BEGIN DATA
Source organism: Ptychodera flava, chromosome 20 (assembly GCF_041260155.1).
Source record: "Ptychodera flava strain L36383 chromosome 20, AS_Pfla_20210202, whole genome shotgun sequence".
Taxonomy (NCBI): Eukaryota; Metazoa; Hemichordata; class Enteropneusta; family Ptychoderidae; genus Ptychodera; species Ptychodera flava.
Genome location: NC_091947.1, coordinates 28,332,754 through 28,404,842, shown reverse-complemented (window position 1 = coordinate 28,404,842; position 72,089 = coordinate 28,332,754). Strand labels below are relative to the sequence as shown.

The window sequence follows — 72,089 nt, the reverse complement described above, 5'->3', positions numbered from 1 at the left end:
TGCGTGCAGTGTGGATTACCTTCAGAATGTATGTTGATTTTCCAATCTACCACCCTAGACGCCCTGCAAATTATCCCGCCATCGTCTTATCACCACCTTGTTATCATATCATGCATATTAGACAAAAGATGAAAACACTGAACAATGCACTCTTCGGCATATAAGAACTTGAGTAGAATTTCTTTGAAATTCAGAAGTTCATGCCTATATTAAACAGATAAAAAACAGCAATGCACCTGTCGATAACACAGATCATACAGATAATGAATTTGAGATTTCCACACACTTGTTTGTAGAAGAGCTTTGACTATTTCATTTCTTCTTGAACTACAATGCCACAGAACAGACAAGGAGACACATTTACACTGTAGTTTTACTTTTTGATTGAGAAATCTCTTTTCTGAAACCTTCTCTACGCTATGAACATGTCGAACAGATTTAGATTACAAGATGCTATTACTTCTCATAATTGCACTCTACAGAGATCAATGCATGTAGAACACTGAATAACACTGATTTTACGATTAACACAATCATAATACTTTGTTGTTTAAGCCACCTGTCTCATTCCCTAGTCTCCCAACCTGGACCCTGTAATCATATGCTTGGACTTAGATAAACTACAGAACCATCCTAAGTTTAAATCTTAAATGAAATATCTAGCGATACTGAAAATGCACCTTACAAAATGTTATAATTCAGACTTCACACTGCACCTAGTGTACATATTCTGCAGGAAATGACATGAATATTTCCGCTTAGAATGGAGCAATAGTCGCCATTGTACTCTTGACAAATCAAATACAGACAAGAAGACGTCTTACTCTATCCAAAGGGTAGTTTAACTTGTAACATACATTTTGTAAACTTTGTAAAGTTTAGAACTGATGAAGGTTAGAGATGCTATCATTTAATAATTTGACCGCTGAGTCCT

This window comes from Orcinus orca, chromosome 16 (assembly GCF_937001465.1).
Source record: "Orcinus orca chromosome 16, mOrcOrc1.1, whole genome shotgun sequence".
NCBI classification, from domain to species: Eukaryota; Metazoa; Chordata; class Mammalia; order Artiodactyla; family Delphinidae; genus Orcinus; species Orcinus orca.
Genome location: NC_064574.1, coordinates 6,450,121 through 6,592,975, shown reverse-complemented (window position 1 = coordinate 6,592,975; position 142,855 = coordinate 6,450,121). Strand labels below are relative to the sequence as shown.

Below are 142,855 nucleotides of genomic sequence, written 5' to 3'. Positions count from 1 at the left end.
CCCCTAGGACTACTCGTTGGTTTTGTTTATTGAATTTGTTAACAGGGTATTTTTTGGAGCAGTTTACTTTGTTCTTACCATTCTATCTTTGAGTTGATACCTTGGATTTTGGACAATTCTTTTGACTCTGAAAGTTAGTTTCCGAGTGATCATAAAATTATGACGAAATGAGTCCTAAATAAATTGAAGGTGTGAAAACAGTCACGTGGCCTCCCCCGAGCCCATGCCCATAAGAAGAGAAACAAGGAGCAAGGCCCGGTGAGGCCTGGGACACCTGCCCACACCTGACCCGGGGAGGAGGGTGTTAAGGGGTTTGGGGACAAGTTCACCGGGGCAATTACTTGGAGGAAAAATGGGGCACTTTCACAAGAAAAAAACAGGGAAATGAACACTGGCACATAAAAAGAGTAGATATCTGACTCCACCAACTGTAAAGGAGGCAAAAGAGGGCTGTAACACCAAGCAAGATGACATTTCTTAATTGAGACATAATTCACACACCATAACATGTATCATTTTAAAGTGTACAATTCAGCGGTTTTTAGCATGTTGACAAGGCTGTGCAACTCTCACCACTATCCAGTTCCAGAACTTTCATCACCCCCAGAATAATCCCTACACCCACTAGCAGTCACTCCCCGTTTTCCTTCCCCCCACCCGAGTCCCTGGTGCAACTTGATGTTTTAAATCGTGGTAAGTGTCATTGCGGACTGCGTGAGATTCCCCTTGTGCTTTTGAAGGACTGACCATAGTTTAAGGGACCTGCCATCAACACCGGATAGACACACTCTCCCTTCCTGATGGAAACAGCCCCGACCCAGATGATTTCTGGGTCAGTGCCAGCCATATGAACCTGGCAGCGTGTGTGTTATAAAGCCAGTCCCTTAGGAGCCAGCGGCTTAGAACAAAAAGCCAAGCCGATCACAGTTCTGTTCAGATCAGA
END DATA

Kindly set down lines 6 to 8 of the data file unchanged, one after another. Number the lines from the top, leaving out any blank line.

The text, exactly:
TGCGTGCAGTGTGGATTACCTTCAGAATGTATGTTGATTTTCCAATCTACCACCCTAGACGCCCTGCAAATTATCCCGCCATCGTCTTATCACCACCTTGTTATCATATCATGCATATTAGACAAAAGATGAAAACACTGAACAATGCACTCTTCGGCATATAAGAACTTGAGTAGAATTTCTTTGAAATTCAGAAGTTCATGCCTATATTAAACAGATAAAAAACAGCAATGCACCTGTCGATAACACAGATCATACAGATAATGAATTTGAGATTTCCACACACTTGTTTGTAGAAGAGCTTTGACTATTTCATTTCTTCTTGAACTACAATGCCACAGAACAGACAAGGAGACACATTTACACTGTAGTTTTACTTTTTGATTGAGAAATCTCTTTTCTGAAACCTTCTCTACGCTATGAACATGTCGAACAGATTTAGATTACAAGATGCTATTACTTCTCATAATTGCACTCTACAGAGATCAATGCATGTAGAACACTGAATAACACTGATTTTACGATTAACACAATCATAATACTTTGTTGTTTAAGCCACCTGTCTCATTCCCTAGTCTCCCAACCTGGACCCTGTAATCATATGCTTGGACTTAGATAAACTACAGAACCATCCTAAGTTTAAATCTTAAATGAAATATCTAGCGATACTGAAAATGCACCTTACAAAATGTTATAATTCAGACTTCACACTGCACCTAGTGTACATATTCTGCAGGAAATGACATGAATATTTCCGCTTAGAATGGAGCAATAGTCGCCATTGTACTCTTGACAAATCAAATACAGACAAGAAGACGTCTTACTCTATCCAAAGGGTAGTTTAACTTGTAACATACATTTTGTAAACTTTGTAAAGTTTAGAACTGATGAAGGTTAGAGATGCTATCATTTAATAATTTGACCGCTGAGTCCT

This window comes from Orcinus orca, chromosome 16 (assembly GCF_937001465.1).
Source record: "Orcinus orca chromosome 16, mOrcOrc1.1, whole genome shotgun sequence".